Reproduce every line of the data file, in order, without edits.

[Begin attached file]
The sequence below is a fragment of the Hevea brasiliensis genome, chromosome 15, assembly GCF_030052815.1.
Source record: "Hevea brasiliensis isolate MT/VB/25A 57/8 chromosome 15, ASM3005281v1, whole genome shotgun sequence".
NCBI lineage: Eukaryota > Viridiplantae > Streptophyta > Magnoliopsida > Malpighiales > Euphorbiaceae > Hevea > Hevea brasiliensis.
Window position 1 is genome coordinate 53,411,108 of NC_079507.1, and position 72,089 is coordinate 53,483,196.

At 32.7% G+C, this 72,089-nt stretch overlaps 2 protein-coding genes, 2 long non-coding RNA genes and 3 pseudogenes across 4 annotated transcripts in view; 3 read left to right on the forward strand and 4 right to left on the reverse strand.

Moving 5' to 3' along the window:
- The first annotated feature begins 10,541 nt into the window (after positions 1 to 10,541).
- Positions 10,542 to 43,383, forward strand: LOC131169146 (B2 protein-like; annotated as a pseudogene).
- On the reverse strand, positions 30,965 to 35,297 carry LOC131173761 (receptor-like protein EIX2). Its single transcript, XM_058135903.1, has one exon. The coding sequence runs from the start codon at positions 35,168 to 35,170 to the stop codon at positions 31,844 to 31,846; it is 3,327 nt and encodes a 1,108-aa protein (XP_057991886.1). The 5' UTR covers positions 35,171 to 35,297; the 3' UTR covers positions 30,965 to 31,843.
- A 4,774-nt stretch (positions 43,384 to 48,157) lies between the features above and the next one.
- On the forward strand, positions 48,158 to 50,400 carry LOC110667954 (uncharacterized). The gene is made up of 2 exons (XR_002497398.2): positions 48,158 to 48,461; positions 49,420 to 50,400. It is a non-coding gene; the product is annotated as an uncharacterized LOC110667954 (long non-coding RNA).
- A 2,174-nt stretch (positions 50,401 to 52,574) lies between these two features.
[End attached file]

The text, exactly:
The sequence below is a fragment of the Hevea brasiliensis genome, chromosome 15, assembly GCF_030052815.1.
Source record: "Hevea brasiliensis isolate MT/VB/25A 57/8 chromosome 15, ASM3005281v1, whole genome shotgun sequence".
NCBI lineage: Eukaryota > Viridiplantae > Streptophyta > Magnoliopsida > Malpighiales > Euphorbiaceae > Hevea > Hevea brasiliensis.
Window position 1 is genome coordinate 53,411,108 of NC_079507.1, and position 72,089 is coordinate 53,483,196.

At 32.7% G+C, this 72,089-nt stretch overlaps 2 protein-coding genes, 2 long non-coding RNA genes and 3 pseudogenes across 4 annotated transcripts in view; 3 read left to right on the forward strand and 4 right to left on the reverse strand.

Moving 5' to 3' along the window:
- The first annotated feature begins 10,541 nt into the window (after positions 1 to 10,541).
- Positions 10,542 to 43,383, forward strand: LOC131169146 (B2 protein-like; annotated as a pseudogene).
- On the reverse strand, positions 30,965 to 35,297 carry LOC131173761 (receptor-like protein EIX2). Its single transcript, XM_058135903.1, has one exon. The coding sequence runs from the start codon at positions 35,168 to 35,170 to the stop codon at positions 31,844 to 31,846; it is 3,327 nt and encodes a 1,108-aa protein (XP_057991886.1). The 5' UTR covers positions 35,171 to 35,297; the 3' UTR covers positions 30,965 to 31,843.
- A 4,774-nt stretch (positions 43,384 to 48,157) lies between the features above and the next one.
- On the forward strand, positions 48,158 to 50,400 carry LOC110667954 (uncharacterized). The gene is made up of 2 exons (XR_002497398.2): positions 48,158 to 48,461; positions 49,420 to 50,400. It is a non-coding gene; the product is annotated as an uncharacterized LOC110667954 (long non-coding RNA).
- A 2,174-nt stretch (positions 50,401 to 52,574) lies between these two features.